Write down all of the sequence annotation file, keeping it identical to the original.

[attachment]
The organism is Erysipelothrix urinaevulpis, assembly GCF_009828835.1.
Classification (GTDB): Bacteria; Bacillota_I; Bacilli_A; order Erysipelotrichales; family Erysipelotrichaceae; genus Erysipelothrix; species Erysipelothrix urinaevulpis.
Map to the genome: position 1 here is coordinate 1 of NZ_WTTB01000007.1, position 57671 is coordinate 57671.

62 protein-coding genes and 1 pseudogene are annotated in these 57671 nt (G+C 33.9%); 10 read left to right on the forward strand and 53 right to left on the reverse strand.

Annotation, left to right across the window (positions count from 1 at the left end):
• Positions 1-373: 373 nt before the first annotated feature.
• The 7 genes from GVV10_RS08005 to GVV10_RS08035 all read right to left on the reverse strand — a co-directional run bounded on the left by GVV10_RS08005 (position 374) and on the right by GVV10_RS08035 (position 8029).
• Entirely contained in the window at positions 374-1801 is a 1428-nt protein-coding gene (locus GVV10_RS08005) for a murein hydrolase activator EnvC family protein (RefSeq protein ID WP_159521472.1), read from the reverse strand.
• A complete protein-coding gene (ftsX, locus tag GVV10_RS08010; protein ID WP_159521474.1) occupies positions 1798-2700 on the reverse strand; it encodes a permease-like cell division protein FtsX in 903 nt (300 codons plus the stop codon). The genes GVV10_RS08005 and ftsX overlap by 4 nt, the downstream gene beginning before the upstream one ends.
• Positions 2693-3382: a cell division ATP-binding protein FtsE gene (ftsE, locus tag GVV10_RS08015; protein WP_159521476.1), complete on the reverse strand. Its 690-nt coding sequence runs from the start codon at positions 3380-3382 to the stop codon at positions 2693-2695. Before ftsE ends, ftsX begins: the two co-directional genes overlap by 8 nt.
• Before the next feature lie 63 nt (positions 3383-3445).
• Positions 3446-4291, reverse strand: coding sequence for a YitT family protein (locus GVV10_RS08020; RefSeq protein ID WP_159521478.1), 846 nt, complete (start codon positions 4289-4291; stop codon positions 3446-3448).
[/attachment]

The organism is Erysipelothrix urinaevulpis, assembly GCF_009828835.1.
Classification (GTDB): Bacteria; Bacillota_I; Bacilli_A; order Erysipelotrichales; family Erysipelotrichaceae; genus Erysipelothrix; species Erysipelothrix urinaevulpis.
Map to the genome: position 1 here is coordinate 1 of NZ_WTTB01000007.1, position 57671 is coordinate 57671.

62 protein-coding genes and 1 pseudogene are annotated in these 57671 nt (G+C 33.9%); 10 read left to right on the forward strand and 53 right to left on the reverse strand.

Annotation, left to right across the window (positions count from 1 at the left end):
• Positions 1-373: 373 nt before the first annotated feature.
• The 7 genes from GVV10_RS08005 to GVV10_RS08035 all read right to left on the reverse strand — a co-directional run bounded on the left by GVV10_RS08005 (position 374) and on the right by GVV10_RS08035 (position 8029).
• Entirely contained in the window at positions 374-1801 is a 1428-nt protein-coding gene (locus GVV10_RS08005) for a murein hydrolase activator EnvC family protein (RefSeq protein ID WP_159521472.1), read from the reverse strand.
• A complete protein-coding gene (ftsX, locus tag GVV10_RS08010; protein ID WP_159521474.1) occupies positions 1798-2700 on the reverse strand; it encodes a permease-like cell division protein FtsX in 903 nt (300 codons plus the stop codon). The genes GVV10_RS08005 and ftsX overlap by 4 nt, the downstream gene beginning before the upstream one ends.
• Positions 2693-3382: a cell division ATP-binding protein FtsE gene (ftsE, locus tag GVV10_RS08015; protein WP_159521476.1), complete on the reverse strand. Its 690-nt coding sequence runs from the start codon at positions 3380-3382 to the stop codon at positions 2693-2695. Before ftsE ends, ftsX begins: the two co-directional genes overlap by 8 nt.
• Before the next feature lie 63 nt (positions 3383-3445).
• Positions 3446-4291, reverse strand: coding sequence for a YitT family protein (locus GVV10_RS08020; RefSeq protein ID WP_159521478.1), 846 nt, complete (start codon positions 4289-4291; stop codon positions 3446-3448).